One of the multiple benefits of living in Mexico is that services are much less expensive than in the US or Canada, meaning that many people who have settled in this country, can afford to employ a cleaning person, gardener or handyman to help with chores around the house.
This weekend is the “Buen Fin” (sort of like a “Black Friday” weekend) and very soon the holiday seasons will arrive, so it is a good time to discuss the Mexican “Aguinaldo”. But… what exactly is the “Aguinaldo”?
According to the Mexican Labor Law in Article 87, it says. – “Workers shall be entitled to an annual bonus to be paid before the twentieth day of December, equivalent to at least fifteen days’ salary”.
This Mexican Christmas bonus due to all employees, including the domestic staff. Under Mexican law, all employees (including maids, gardeners, cooks) are entitled to a Christmas bonus. It also is an important way to show your appreciation for their hard work and to help build a strong relationship.
Employees are entitled by law to receive 15 days’ pay as their Christmas bonus. So, for example, if you have your housekeeper visit your home 2 times per week, her Christmas bonus should be equal to 4 days of her usual daily rate, or two weeks of her normal salary.
The Aguinaldo or “Christmas bonus” is a benefit provided for the Mexican worker and has been a part of the labor law since 1970. It is both compulsory and is not waivable. The payment is equal to at least 15 days of salary for the employee who has worked one year. If the worker has not worked a full year with the employer, he must receive the corresponding percentage of the time worked. This payment must be paid before December 20th.
How is the bonus calculated?
We interviewed Miguel Fernandez-Montilla a defense attorney specialized in “Labor Law” in Federal and Local Board of Conciliation and Arbitration, who explained to us how to make the appropriate calculations for the payment of “Aguinaldos”, according to the calculation used by the Mexican authorities in the Board of Conciliation and Arbitration.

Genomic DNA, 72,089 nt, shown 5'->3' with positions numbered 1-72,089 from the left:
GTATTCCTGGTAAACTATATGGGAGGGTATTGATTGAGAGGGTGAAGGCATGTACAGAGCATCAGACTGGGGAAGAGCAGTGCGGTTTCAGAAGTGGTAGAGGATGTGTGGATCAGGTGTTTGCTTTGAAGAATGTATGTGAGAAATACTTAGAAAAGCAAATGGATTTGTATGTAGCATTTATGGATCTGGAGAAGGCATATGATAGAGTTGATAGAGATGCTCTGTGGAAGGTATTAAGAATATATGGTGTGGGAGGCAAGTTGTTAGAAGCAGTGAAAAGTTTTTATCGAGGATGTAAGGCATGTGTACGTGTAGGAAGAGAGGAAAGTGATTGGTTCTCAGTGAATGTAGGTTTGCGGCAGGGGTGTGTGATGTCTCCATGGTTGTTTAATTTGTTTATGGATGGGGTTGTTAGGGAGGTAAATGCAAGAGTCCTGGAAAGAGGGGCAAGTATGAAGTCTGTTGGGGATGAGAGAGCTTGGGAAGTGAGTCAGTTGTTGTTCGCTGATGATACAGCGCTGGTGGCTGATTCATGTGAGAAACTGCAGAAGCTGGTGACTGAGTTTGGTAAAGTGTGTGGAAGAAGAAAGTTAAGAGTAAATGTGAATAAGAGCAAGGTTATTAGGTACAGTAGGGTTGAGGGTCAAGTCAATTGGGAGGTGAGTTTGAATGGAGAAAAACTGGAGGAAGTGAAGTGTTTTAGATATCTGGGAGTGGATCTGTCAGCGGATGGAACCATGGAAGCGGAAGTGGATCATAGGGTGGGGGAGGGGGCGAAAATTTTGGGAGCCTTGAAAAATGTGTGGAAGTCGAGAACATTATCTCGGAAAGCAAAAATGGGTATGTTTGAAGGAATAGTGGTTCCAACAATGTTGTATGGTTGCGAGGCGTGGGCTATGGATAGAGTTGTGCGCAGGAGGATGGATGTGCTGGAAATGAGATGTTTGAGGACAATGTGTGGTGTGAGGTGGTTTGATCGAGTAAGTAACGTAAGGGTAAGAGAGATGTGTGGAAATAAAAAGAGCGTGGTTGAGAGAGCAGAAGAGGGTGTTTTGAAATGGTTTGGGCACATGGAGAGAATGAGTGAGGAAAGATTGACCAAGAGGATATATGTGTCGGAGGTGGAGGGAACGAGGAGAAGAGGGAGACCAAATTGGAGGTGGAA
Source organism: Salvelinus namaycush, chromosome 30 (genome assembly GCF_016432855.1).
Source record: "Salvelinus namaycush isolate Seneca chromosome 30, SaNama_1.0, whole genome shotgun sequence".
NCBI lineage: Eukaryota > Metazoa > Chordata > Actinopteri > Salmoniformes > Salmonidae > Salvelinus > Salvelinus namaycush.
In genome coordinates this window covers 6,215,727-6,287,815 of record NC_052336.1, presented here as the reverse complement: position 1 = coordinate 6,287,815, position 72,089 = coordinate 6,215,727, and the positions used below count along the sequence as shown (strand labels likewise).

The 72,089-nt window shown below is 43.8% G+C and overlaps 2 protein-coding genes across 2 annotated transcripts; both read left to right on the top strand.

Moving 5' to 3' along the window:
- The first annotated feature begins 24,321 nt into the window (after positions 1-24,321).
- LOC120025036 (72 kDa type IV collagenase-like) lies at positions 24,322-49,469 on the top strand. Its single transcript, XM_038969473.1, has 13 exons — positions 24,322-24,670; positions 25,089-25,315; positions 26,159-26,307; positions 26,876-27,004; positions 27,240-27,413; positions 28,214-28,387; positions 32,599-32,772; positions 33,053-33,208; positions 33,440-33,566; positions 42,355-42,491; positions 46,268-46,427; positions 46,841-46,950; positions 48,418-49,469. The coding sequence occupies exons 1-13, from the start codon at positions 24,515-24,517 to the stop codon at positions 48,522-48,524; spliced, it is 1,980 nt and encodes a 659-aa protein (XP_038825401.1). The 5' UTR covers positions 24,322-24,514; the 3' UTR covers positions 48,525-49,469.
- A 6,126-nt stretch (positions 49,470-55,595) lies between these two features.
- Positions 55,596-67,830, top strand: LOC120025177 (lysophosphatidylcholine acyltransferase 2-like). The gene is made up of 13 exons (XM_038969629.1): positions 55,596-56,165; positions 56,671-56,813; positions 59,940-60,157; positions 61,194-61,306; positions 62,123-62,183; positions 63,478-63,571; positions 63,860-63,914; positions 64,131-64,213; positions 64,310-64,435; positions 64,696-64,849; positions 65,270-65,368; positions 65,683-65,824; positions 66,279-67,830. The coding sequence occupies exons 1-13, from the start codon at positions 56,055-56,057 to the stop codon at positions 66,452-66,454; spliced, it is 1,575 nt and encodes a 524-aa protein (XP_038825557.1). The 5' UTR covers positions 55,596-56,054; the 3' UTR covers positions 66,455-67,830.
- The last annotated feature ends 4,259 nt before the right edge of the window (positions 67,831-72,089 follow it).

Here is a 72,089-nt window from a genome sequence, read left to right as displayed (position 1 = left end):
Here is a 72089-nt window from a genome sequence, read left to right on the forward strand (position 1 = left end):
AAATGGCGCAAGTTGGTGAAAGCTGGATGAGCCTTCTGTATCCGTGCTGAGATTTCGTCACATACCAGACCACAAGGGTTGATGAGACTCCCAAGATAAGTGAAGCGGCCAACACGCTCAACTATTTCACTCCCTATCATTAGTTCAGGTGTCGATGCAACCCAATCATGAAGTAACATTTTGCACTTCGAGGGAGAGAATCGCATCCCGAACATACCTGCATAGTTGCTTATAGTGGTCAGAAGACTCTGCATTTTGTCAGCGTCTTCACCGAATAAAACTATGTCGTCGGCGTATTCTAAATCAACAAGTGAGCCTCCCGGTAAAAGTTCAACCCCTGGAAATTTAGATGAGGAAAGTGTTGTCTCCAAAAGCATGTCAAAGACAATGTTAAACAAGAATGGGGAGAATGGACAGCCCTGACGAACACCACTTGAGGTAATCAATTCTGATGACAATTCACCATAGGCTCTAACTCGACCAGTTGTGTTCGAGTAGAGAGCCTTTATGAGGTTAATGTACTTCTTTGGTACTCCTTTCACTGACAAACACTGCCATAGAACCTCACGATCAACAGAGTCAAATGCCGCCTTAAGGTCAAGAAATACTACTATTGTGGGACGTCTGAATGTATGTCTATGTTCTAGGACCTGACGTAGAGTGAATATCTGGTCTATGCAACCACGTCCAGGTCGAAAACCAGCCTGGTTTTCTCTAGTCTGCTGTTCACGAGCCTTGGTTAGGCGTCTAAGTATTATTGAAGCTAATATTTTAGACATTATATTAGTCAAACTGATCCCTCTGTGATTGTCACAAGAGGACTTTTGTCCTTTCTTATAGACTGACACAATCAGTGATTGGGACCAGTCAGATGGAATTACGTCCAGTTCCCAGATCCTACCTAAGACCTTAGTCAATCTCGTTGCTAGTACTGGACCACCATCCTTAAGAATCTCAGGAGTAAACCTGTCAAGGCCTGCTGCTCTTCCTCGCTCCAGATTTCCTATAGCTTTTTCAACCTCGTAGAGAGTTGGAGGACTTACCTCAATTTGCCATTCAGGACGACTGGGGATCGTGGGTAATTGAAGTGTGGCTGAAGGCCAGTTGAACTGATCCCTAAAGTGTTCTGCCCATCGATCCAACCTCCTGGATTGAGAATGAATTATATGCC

An employee who has completed a full year, the bonus is equal to the payment of 15 days’ work. For this calculation you take the monthly salary and divide it by 30 days; the result will be the daily salary.
- A worker receives $6,000 pesos of salary per month
- $6,000 pesos / 30 days = $200 pesos (the daily wage)
- $200 pesos (the daily wage) x 15 corresponding days of “Aguinaldo” = $ 3,000 pesos
The worker will receive a $3,000 pesos bonus.
If the worker worked less than a year, it is necessary to calculate the daily wage using the same method as in the example already presented. When this calculation is done, the result must be multiplied by 15, and then divided by 365 days, and then multiplied by the days worked.
A worker receives $6,000 pesos of salary per month, but began his current job on July 1st, 2019. This person as of the 15th of December has worked 168 days. So this is how the calculation is done:
$6,000 pesos / 30 days = 200 pesos (the daily wage)
$200 pesos (the daily wage) x 15 corresponding days of “Aguinaldo” = $3,000 pesos
$3,000 pesos are divided by 365 days =$8.21 pesos multiplied by 168 days worked = $1,380.80 pesos.
The worker will receive $1,380.80 pesos of Aguinaldo.
Is the Christmas bonus free of taxes and discounts?
The bonus is considered by the current labor law as an income for the worker, so it is subject to the payment of Income Tax and it will be mandatory for the employer to calculate and retain the corresponding tax. The only exception is when the bonus is less than the amount equal to 30 days of minimum wage. No other discount is contemplated by the labor law.
What to do when faced with an irregularity in the payment of the bonus?
If the employer makes an incomplete payment, does not cover the benefit or does it late, the worker can present their claim to the Federal Office of the Defense of Labor (Profedet) as of December 20, or for one year thereafter. The Profedet will present the demand before the Federal Board of Conciliation and Arbitration or, where appropriate, the local Labor Defense Attorney, who will file the claim with the Local Board of Conciliation and Arbitration.
For employers who do not comply with the payment of the bonus, pay it incomplete or late, the law provides for a fine equal to 50 to 5,000 times the minimum wage, —currently at $102.68 pesos— which ranges from $5,134.00 pesos to $513,400 pesos.
The employee has the right to receive the bonus equal to the days he worked during the year, whether the employment relationship has ceased. As an example, if the worker started this year working for a company, but in the middle of the year resigned or was fired, the employer is still obligated to pay the bonus corresponding to the days the employee worked for the company.
Labor Law, Defense Attorney Miguel Fernandez-Montilla can be found at the number (999)1990301 in Mérida Yucatán.
San Miguel Times